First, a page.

The essay reminds us that, in “pre-modern” times, the people telling and listening to folk tales and legends assumed them to be “true.” These people, if they had heard Kafka’s “Metamorphosis” read aloud to them, “would most likely assume that the transformation” of the protagonist into a bug was likely the result of “a spell” (And why not? In “pre-modern” times, spells were considered practical ways to deal with malevolence; in other words, spells were not “magic.” They were solutions to a problem) For them, “the irreality of the story — which flows from an irresolvable clash between the real and the unreal — would be lost.”

There’s more, much more to ponder in the essay.  Self recommends that readers go over to Café Irreal to read it in its entirety.

Self’s story, “The Secret Room,” is in the current issue.

At yesterday’s writers group meeting, self’s esteemed friend (and soon-to-be-famous published novelist) Lillian Howan mentioned that her son liked the list in the story.

Which, self confided to Lillian, was the trickiest part of the piece.  Self had to keep working at it and working at it, constantly changing the items in the list because she was never completely satisfied with the “mix.”

Here’s the list in its final, published version:

  • A map of an island with no name.  There was no way to tell whether this island was near or far, whether it lay within the bounds of the Narrow Sea or beyond, in some yet undiscovered realm.
  • A piece of yellowing parchment, on which had been written, in her husband’s careful hand, the letters KMCVQH
  • An iron knitting needle
  • A stone the size of her fist, on whose rough surface glittered a sparkly metal that might have been silver
  • A drawing of a unicorn
  • A broken silver chain
  • A dozen gold coins stamped with the profile of Aurelia, the Queen of the Undersea
  • A small painting, about the width of a hand, of a man with no eyes

Stay tuned, dear blog readers.  Stay tuned.

Aimee Bender on Fairy Tales

These days, self’s reading is all over the map.  She’s tried so many times to finish reading Sebastian Barry’s The Secret Scriptures, but despite him being such a beautiful writer, she can manage only a page a day.

Aside from that book, she’s also perusing her personal bookshelf.  The books she consults most often are lined up on the shelves in son’s room. Here’s an excerpt from one of those, Conversations With American Women Writers (University Press of New England, 2004).

It’s from an interview with Aimee Bender, author of the (magical realist?) short story collection The Girl In the Flammable Skirt.  The interviewer (Sarah Anne Johnson, one of the best) asks her about fairy tales. Self thinks about fairy tales a lot because she’s thinking of sending yet another piece to Café Irreal. And she’s also reading a book of Oscar Wilde fairy tales she picked up in Dublin.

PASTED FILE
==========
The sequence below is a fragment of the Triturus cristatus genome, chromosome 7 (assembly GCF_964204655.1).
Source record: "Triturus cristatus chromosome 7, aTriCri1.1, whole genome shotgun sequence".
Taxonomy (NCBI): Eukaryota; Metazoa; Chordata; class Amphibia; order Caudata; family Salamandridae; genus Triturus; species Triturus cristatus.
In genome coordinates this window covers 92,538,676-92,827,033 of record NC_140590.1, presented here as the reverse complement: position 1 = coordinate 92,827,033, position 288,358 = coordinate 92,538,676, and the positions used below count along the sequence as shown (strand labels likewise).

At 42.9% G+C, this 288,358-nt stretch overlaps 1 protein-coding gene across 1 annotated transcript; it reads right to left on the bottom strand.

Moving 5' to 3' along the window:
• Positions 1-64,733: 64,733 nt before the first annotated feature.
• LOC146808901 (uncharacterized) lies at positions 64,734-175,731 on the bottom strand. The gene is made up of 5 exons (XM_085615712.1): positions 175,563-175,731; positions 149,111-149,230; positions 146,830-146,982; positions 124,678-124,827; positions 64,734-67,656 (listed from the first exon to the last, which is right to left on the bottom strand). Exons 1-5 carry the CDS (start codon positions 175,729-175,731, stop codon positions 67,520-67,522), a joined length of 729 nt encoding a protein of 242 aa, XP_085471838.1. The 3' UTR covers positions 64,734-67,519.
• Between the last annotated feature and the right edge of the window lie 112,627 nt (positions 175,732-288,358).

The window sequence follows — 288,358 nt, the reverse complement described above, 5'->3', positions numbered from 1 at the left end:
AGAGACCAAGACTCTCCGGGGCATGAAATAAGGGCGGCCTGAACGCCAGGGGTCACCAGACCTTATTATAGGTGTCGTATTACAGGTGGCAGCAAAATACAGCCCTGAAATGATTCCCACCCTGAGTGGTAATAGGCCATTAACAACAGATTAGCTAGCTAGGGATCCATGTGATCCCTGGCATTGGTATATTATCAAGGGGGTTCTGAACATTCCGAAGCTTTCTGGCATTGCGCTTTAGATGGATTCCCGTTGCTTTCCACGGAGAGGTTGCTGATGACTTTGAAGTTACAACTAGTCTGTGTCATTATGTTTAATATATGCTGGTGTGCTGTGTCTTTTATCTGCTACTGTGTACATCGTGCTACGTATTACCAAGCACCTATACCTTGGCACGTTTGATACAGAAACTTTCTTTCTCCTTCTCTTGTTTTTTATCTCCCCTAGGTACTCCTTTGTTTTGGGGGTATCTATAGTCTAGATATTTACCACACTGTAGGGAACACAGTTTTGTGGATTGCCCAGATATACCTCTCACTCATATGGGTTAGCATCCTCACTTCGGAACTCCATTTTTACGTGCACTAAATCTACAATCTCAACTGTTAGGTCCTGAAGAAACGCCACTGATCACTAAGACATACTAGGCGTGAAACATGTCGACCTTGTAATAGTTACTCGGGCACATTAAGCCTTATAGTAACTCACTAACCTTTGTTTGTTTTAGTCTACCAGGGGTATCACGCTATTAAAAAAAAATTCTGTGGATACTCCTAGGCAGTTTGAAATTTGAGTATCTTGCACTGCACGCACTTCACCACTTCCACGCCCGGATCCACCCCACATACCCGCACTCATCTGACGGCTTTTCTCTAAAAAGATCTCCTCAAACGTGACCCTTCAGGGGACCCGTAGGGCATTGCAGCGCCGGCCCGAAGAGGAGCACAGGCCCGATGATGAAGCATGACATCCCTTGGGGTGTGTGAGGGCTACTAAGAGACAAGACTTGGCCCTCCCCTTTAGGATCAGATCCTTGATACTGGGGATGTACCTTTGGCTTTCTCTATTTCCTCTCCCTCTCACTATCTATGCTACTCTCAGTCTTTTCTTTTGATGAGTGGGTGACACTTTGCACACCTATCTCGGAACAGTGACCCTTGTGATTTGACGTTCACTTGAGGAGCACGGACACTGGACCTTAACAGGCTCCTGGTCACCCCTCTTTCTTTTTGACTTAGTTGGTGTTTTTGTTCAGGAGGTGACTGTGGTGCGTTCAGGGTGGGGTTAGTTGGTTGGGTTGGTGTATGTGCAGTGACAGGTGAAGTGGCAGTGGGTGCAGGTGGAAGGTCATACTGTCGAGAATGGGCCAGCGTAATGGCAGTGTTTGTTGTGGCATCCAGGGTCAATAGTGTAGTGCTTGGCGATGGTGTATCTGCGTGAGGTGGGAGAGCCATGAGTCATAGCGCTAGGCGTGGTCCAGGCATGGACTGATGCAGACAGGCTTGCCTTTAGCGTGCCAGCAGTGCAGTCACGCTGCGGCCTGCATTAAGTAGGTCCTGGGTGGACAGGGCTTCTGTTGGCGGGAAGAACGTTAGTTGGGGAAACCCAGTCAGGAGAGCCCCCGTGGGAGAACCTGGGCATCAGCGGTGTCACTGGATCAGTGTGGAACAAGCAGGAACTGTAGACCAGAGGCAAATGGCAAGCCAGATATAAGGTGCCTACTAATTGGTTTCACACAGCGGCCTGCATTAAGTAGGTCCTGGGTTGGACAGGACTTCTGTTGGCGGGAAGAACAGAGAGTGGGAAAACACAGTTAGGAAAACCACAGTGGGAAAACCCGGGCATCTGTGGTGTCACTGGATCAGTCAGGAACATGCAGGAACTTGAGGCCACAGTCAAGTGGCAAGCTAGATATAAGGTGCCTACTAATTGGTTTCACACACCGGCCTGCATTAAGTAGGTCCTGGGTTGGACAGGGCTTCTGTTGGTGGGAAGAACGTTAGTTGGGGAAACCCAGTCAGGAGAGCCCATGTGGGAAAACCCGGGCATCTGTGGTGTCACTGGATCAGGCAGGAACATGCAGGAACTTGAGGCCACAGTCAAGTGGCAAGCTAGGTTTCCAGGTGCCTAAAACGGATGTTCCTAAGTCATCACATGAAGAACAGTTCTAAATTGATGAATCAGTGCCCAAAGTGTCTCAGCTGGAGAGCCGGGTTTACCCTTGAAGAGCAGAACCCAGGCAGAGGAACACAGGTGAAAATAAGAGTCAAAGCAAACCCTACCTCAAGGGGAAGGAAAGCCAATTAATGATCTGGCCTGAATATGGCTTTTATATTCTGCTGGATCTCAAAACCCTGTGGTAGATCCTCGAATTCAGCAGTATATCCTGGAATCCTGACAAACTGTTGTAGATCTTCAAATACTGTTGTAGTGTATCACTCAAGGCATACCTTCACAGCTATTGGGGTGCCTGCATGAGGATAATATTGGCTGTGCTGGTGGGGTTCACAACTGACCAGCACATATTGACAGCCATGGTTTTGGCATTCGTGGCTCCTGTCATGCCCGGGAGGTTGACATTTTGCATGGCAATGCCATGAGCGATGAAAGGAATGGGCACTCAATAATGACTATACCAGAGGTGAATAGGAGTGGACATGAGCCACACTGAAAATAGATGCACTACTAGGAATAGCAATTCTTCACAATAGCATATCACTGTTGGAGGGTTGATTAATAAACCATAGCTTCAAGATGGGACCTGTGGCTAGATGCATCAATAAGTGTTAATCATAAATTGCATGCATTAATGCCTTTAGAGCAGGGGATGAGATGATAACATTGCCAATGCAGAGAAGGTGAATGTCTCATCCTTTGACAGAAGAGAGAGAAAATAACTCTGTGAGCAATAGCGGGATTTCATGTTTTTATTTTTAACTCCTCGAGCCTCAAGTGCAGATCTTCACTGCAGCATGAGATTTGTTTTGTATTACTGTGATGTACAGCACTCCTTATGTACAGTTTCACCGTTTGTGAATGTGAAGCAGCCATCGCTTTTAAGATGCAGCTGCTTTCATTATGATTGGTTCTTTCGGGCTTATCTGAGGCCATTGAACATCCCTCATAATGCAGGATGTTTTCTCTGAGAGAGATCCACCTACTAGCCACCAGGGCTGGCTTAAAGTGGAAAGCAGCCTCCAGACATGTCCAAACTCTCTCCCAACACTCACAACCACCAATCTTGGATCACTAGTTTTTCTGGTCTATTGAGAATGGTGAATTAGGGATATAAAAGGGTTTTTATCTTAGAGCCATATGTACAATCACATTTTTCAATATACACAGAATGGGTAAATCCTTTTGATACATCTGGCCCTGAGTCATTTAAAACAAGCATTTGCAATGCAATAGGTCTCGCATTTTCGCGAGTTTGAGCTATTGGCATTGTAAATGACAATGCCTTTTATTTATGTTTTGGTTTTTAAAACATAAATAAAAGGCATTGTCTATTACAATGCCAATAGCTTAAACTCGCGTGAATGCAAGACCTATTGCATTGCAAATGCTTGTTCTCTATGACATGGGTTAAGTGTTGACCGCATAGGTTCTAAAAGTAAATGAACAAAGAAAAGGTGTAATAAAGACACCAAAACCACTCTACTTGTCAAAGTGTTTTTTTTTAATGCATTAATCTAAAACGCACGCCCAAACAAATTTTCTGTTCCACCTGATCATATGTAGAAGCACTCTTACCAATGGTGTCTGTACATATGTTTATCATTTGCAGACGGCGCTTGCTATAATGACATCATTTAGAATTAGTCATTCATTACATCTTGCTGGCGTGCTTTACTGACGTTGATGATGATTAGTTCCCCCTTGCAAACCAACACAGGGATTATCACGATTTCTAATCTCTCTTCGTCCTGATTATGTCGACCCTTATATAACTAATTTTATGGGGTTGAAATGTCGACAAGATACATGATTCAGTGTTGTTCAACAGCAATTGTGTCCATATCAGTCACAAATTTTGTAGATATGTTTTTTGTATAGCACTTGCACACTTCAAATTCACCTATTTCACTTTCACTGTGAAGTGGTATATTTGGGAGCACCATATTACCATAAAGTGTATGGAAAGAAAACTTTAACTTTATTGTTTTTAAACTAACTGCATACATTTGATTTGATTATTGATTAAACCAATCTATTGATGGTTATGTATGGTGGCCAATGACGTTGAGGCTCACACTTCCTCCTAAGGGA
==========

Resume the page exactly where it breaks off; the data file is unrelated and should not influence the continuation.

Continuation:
I’ve heard you say that fairy tales present plot as metaphor.  What do you mean by that?

Mainly that a fairy tale character has no internal world, so the entire plot is a reflection of their internal life.  Or at least it can be interpreted that way, to good effect.  So suddenly the plot becomes wildly meaningful.  Instead of the truth of regular life, where I don’t believe in signs and symbols in the same way, in fairy tales everything is a sign for something, and the world is this strange, blinking ordered universe of actions.

How else do fairy tales inform your writing?

I feel like somewhere along the line I ate fairy tales. I ingested and digested them, and now they’re part of my whole person.  The way they move plot, the settings, the imagery.

Stay tuned, dear blog readers.  Stay tuned.

Catching Up: Books of The Economist, 15 March 2014

No more apologies!  Self is going to get to the every single back issue of The Economist (Her subscription is good until next year), by hook or by crook!

Here are the books she wants to read, after perusing the Books and Arts section of 15 March 2014:

The Hard Thing About Hard Things:  Building a Business When There Are No Easy Answers, by Ben Horowitz:  Self chooses this book to read because part of it is a blow-by-blow of how a business failed.  The author’s advice for prospective entrepreneurs?  “If you are going to eat shit, don’t nibble.”  Mr. Horowitz took his company public, but alas his timing was poor, for the terrorist attacks on 9/11 hit just a short time later.  Mr. Horowitz goes into “wartime” mode.  Read how he does it.

The six-volume, 3,500-page autobiography by Karl Ove Knausgaard, My Struggle (The first three have been translated from the Norwegian by Don Bartlett):  The Economist calls it “the most exhaustive account of a modern life ever written.” Mr. Kanusgaard turned out this magnum opus by writing 20 pages a day, “baring bits of his soul to a timetable, coping, on the one hand, with the growing fury of his family and, on the other, with the ever-present fear of failure.”  Not until almost at the end of the review is Proust even mentioned, but Proust was in the back of self’s mind from the moment she began reading it.  Like Proust, Knausgaard is obsessed “with the mechanics of memory: he claims that he does not have a good memory until he starts writing.”